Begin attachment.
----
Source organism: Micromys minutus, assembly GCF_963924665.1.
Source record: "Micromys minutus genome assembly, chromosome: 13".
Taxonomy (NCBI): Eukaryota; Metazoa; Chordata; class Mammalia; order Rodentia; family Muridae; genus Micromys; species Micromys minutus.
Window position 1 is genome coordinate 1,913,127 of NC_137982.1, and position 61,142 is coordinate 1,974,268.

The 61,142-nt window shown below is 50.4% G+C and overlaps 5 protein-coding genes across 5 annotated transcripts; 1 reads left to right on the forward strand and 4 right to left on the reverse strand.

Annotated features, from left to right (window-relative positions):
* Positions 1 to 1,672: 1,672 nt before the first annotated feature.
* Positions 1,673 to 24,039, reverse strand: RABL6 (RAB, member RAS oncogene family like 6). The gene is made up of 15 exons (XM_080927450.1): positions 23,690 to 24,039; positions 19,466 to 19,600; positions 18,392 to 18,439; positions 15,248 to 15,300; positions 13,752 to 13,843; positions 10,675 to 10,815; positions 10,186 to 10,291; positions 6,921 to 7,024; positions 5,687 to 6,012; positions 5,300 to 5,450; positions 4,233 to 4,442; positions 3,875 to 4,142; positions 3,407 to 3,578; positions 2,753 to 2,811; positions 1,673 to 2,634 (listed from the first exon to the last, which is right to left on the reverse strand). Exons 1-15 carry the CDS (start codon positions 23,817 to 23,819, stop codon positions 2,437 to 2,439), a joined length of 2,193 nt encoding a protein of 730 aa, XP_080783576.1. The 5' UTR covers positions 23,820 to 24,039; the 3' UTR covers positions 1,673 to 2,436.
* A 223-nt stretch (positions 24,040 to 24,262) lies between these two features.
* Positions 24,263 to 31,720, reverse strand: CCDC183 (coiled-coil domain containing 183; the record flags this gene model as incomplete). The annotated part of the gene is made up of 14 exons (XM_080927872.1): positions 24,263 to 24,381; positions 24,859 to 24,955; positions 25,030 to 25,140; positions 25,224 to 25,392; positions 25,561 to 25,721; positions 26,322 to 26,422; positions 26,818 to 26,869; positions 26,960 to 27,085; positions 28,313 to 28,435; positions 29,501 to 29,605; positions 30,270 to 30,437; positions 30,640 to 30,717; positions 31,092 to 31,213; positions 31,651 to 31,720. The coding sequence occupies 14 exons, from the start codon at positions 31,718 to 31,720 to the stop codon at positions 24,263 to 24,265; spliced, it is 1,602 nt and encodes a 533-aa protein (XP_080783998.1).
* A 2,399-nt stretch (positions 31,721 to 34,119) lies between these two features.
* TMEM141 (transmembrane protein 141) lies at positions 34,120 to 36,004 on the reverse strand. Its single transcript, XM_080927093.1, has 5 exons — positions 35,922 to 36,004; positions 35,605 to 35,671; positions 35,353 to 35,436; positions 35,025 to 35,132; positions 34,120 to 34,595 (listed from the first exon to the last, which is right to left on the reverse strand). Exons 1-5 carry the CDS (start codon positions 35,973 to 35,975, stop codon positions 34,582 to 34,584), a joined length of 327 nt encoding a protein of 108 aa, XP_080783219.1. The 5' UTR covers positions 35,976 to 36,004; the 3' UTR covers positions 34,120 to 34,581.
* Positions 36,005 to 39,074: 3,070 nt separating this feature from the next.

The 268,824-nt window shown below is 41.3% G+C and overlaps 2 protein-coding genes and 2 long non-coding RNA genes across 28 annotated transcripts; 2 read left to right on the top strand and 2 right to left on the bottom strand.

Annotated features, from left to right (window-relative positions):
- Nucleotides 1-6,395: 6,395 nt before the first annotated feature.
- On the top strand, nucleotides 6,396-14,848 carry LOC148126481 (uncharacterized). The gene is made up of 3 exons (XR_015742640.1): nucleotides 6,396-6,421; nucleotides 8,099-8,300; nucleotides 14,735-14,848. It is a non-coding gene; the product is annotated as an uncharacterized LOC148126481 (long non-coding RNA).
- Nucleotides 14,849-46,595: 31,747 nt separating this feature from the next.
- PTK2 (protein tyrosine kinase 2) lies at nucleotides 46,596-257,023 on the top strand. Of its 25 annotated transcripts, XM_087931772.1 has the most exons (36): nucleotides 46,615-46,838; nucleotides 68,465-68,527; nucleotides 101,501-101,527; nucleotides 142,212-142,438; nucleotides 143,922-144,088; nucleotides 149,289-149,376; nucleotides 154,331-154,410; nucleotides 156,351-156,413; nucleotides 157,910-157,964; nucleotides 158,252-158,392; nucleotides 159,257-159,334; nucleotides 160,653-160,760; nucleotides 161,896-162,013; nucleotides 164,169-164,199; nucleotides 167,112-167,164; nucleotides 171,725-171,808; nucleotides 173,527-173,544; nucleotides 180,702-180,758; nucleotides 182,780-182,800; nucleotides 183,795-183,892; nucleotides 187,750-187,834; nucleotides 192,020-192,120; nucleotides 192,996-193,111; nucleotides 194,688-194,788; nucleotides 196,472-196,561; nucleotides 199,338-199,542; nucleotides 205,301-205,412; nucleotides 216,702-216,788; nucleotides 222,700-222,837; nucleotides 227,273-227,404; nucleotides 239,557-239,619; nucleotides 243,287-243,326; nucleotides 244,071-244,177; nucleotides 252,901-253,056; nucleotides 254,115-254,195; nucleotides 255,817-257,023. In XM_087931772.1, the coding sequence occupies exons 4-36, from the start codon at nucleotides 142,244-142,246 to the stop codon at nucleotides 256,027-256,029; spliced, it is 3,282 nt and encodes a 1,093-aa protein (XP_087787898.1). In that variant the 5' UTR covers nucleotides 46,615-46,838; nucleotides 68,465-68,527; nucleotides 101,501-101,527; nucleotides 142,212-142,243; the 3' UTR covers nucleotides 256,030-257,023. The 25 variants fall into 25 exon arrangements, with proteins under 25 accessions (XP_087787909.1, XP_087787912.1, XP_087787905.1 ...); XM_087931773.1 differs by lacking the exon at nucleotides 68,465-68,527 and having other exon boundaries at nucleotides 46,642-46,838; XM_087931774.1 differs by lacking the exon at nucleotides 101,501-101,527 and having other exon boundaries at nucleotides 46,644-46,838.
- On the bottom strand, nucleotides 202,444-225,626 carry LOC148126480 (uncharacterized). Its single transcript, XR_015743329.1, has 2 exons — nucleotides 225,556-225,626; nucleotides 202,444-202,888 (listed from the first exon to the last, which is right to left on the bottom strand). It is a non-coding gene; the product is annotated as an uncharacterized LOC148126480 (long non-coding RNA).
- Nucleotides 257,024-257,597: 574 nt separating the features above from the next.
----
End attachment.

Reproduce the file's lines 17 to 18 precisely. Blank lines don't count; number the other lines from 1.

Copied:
- On the top strand, nucleotides 6,396-14,848 carry LOC148126481 (uncharacterized). The gene is made up of 3 exons (XR_015742640.1): nucleotides 6,396-6,421; nucleotides 8,099-8,300; nucleotides 14,735-14,848. It is a non-coding gene; the product is annotated as an uncharacterized LOC148126481 (long non-coding RNA).
- Nucleotides 14,849-46,595: 31,747 nt separating this feature from the next.